This is the story of my journey trying to lose over 70 pounds, regain my life, and hopefully help others have success doing the same thing.

Friday, February 12, 2010

So this is working--right?

At this point, I've been working on the weight loss thing for about a month or so.  Even though my plan is to keep a good, steady pace at the weight loss (2-5 pounds per month), it's hard not to get discouraged that I'm not seeing much of a result on the scales.  At that slow of a pace, it's tough to see the change among the small weight fluctuations that happen day to day.  However, I have seen lower lows than I have in the past, and my "peaks" are lower as well--a good sign, I think.

I haven't seen much of a waistline change yet, either, but I have seen (or felt) at least one small change.  Since one of the parts of my plan is weight training, I can definitely see (and feel) improved muscle tone.  I'm nowhere near one of those guys on the P90X commercial, but I can finally see some limited definition in my shoulders, chest, and pipe cleaner arms!  Also, I can feel that I'm a bit more "solid" than before.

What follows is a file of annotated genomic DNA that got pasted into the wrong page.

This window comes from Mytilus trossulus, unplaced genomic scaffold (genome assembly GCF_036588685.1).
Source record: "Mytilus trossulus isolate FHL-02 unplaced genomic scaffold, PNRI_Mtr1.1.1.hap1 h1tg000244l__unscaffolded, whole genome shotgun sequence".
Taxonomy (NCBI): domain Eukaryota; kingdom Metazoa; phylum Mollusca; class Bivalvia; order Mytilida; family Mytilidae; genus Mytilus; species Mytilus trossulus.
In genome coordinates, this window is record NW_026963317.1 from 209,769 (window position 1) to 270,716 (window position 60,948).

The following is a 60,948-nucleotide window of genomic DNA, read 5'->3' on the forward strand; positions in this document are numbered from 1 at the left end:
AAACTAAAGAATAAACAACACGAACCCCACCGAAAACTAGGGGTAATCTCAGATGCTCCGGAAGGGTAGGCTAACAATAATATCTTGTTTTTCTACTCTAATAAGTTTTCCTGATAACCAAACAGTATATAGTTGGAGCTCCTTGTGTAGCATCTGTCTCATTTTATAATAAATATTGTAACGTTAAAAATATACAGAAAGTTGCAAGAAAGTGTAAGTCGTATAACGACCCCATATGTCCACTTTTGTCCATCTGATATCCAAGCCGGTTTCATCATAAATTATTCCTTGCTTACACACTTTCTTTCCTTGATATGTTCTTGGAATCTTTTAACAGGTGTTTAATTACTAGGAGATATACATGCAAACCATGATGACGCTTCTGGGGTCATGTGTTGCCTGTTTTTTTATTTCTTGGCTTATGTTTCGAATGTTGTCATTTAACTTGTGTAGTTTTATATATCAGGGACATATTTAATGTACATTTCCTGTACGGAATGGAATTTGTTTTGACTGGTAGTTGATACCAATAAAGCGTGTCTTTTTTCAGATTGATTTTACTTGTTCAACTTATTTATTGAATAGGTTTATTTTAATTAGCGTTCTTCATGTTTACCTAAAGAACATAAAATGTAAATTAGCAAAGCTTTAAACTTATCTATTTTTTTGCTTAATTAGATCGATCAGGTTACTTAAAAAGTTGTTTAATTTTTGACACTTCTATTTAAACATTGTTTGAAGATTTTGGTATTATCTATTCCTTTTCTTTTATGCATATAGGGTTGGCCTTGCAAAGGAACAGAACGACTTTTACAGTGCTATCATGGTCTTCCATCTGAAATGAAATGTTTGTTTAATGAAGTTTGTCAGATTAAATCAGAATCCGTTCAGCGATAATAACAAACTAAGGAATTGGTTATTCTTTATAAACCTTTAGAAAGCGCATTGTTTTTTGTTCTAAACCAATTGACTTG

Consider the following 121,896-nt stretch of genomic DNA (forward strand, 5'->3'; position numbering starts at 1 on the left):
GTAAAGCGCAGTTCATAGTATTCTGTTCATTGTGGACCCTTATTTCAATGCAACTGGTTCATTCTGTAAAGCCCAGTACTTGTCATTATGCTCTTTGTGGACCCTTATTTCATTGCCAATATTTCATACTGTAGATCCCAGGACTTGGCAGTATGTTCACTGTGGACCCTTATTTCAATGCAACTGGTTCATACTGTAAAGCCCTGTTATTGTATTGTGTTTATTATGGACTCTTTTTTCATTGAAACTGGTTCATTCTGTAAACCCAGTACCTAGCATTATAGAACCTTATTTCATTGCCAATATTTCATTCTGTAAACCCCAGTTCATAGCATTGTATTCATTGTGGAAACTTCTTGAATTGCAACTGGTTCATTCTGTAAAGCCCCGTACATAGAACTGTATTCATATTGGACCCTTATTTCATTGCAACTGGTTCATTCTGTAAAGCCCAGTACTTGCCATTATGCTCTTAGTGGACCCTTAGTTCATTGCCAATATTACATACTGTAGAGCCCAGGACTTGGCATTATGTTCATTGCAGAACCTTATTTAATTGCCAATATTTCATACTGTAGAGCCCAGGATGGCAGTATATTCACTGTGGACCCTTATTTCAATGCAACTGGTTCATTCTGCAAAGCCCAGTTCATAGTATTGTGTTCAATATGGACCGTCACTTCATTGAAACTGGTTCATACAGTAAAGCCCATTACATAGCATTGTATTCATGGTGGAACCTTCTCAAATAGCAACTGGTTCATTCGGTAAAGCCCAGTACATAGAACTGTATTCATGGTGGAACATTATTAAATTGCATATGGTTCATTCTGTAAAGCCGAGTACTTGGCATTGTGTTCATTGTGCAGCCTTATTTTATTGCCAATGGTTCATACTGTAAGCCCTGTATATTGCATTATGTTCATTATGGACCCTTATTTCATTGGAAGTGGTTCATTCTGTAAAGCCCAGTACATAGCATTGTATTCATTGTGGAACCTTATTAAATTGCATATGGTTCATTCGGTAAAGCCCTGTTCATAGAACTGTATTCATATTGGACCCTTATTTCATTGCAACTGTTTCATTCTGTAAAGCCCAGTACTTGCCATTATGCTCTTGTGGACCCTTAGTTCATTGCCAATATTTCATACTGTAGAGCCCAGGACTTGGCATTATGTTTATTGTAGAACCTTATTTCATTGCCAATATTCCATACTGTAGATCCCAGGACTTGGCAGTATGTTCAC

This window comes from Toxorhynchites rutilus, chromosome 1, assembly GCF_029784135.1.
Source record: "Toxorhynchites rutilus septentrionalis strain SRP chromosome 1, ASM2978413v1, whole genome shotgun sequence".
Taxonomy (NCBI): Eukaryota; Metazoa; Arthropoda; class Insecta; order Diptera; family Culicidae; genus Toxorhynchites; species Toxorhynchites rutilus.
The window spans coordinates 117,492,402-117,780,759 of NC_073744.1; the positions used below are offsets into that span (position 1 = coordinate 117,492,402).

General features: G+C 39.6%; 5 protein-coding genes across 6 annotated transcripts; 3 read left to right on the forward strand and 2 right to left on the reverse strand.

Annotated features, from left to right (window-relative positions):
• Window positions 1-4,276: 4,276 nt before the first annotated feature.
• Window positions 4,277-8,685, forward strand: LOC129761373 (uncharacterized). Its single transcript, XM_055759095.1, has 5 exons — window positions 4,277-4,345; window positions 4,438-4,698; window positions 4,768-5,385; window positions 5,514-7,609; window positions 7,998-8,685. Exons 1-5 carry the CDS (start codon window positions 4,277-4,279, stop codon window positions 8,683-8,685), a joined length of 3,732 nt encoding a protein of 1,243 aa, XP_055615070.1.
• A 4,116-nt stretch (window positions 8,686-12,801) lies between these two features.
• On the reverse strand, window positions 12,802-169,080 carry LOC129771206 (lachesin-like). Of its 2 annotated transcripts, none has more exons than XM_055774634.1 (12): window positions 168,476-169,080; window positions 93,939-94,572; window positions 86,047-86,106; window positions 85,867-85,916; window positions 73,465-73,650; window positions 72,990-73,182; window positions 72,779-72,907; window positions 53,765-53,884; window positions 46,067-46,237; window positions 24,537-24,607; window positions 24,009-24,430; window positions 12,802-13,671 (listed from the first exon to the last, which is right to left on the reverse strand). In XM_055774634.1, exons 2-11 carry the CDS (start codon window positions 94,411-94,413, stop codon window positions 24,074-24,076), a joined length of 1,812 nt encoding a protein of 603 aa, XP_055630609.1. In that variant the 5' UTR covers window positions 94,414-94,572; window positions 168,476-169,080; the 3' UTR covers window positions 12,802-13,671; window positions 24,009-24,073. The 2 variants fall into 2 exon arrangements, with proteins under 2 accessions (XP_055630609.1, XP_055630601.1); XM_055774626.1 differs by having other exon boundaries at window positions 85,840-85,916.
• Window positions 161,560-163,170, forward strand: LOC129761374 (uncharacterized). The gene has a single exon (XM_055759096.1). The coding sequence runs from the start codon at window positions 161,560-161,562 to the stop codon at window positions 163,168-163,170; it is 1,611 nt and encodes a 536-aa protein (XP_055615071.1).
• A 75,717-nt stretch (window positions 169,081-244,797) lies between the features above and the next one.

SO--even though the progress is slow, I'm OK with that.  If I lose 2-5 pounds per month, that could be as little as a 25 pound loss over the entire year.  Like I said, tough to see that day to day...

BUT--and as odd as this seems in a blog entitled "From 270 to 200", my goal is really not to lose weight.  My primary goal is now to change myself into a healthy person.  Frequent, regular exercise.  Better food choices Now, if I do that correctly, I will lose weight, but my goal is not to lose the weight but to change who I really am.  That's much harder than merely losing weight, but the payoff is much greater.

You see, if someone were to hand me a pill that caused me to lose 70 pounds over the course of a month, and I found myself looking at a big "200" on the scale in March, that would be great--except for the fact that I would immediately begin gaining that weight again.  The reason diets don't work is because dieters focus on a number (their weight), not on what got them there.  When (and if) they reach their goal weight, it's as if they say "game over" and go back to their "old lives."  If that's what got you fat the first time, it'll sure enough do it again.

Instead, by changing habit patterns, we change the road we walk that gets us where we are.  By turning myself into someone who doesn't hate exercise, that becomes a lifestyle--not a goal.  There's no "finish line" to distract me.  I won't look forward to the day when I can "get off this diet", because I'm not on a diet--I'm rebooting myself. 

I'll let you know how it goes...

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